afrol News, 19 January - The Royal Advisory Council for Human Rights (CCDH) of Morocco in a unique report confirms the killing of 352 "disappeared" Saharawis from 1958 to 1992. Out of these, over 200 died in military bases and secret detention centres, including children.
afrol News has obtained an English translation of the CCDH report, which was finalised in December 2010 but not meant for the general public.
Morocco has over the years been accused of the systematic use of extrajudicial detentions and killings, especially against persons opposing the occupation of Western Sahara. This has been categorically denied by Moroccan authorities.
Since the 1990s, however, human rights were gradually more respected in Morocco, in particular after current King Mohammed VI ascended to the throne in 1999. Institutions like the CCDH were created and allowed to dig into earlier abuses to promote national reconciliation. But in particular in occupied Western Sahara, human rights abuses, including "disappearances", remain the norm.
The CCDH report outlines how 352 named Saharawis, whose whereabouts have been unknown for decades, either died in combat or were killed in detention.
Out of these, some 144 Saharawis had been killed in military combat, according to the report, which however does not give details about the circumstances of their death. The families of these Saharawis killed in combat so far have not been informed about the death or site of burial of their relatives.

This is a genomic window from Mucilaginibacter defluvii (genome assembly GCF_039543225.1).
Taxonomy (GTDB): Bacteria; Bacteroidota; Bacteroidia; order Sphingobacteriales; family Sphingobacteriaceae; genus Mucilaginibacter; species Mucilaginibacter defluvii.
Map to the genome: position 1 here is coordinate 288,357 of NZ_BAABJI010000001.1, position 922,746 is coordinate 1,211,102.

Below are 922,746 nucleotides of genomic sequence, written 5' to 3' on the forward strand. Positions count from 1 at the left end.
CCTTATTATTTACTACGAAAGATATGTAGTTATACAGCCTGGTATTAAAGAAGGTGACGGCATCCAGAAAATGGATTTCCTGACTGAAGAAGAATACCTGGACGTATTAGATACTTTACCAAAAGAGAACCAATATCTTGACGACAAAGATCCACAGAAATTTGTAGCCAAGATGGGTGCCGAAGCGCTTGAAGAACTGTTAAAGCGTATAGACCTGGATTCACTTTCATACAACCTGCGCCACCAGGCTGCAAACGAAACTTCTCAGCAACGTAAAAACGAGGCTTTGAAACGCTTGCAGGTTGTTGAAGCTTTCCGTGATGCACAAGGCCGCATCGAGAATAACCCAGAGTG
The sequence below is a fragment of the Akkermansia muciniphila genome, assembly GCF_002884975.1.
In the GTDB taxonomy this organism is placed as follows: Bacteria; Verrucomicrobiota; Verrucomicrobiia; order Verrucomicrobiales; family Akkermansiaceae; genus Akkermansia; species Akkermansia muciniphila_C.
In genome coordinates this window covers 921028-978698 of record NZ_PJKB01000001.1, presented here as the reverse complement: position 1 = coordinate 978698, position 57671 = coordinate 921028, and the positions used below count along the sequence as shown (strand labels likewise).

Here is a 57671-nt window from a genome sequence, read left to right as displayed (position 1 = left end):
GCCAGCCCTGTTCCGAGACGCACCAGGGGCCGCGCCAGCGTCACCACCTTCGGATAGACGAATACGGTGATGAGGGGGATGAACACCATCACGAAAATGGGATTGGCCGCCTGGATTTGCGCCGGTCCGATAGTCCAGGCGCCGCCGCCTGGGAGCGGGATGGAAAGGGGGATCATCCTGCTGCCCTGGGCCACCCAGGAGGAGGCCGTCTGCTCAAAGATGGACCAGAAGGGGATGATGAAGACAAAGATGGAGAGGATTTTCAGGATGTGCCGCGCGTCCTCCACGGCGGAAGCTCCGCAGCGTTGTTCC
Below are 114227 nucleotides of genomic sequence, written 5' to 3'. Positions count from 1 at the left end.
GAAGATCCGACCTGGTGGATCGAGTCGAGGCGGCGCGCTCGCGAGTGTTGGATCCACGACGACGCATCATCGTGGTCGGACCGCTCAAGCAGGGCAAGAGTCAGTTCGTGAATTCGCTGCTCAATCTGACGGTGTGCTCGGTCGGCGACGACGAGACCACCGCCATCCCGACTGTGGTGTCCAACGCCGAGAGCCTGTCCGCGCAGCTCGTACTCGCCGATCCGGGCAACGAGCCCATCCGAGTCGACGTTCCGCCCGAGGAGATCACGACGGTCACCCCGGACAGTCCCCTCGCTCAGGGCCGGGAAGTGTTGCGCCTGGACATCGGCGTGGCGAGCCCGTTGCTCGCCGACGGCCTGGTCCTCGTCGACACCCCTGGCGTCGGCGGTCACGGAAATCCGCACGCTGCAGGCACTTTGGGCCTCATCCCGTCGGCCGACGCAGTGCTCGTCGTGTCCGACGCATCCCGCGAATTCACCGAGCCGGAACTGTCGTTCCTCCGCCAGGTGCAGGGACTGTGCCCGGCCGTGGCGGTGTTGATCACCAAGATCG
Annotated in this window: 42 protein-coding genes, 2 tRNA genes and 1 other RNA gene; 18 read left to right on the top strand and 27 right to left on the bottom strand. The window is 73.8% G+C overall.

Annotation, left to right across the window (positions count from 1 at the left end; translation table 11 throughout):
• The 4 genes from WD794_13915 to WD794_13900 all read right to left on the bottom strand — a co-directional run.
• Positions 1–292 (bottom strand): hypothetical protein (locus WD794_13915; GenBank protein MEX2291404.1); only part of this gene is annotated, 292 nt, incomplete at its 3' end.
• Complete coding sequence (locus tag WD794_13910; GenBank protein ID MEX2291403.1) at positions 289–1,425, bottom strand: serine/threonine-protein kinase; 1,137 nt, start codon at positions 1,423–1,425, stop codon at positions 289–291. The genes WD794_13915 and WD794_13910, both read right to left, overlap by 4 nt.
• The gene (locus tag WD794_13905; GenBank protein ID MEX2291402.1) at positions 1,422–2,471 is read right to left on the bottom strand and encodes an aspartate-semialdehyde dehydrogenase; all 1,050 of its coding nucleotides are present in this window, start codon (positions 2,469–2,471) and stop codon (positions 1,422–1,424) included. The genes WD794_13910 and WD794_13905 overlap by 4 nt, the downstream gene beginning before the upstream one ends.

Most of the other Saharawis mentioned in the Moroccan report died while in detention without any preceding trial. Some 115 persons died in several Moroccan military bases, including 14 children aged from 3 months to 15 years. Some 13 people were executed by a martial court in 1976.
The remaining "missing" Saharawis died in civilian detention centres, both ordinary Moroccan prisons and secret detention centres, which were customary at the time. The report mostly outlines how these prisoners died due to mistreatment in detention or during transport.
Also the families of these victims have so far received no information about the whereabouts or status of their relatives. The dead prisoners were buried, typically within prison walls, without the knowledge of their families.
The Moroccan human rights officials where able to document the faith of the 352 Saharawis - which had not be properly registered by authorities earlier - by interviewing military and prison staff, in addition to other victims still alive. In most cases, they were also shown where the prisoners were buried.
The CCDH investigation goes up to 1992. At that point, some 261 imprisoned Saharawis were released, many of which had spent over ten years in secret detention without any trial. Some of these survivors served as informants to the CCDH officials.
The first Saharawi reactions to this indirect Moroccan recognition of human rights abuses has been negative. Abdeslam Omar Lahsen, leader of a Saharawi association of families of the disappeared, says the report documents that "crimes against humanity" had been committed and demands an international court to look into the case.
"Far from healing wounds, this recognition by Morocco reopens the case of the victims of forced disappearance," Mr Lahsen says in a statement. He adds that Morocco is still "keeping the impunity of the perpetrators of the crimes against humanity committed against the Saharawi people."
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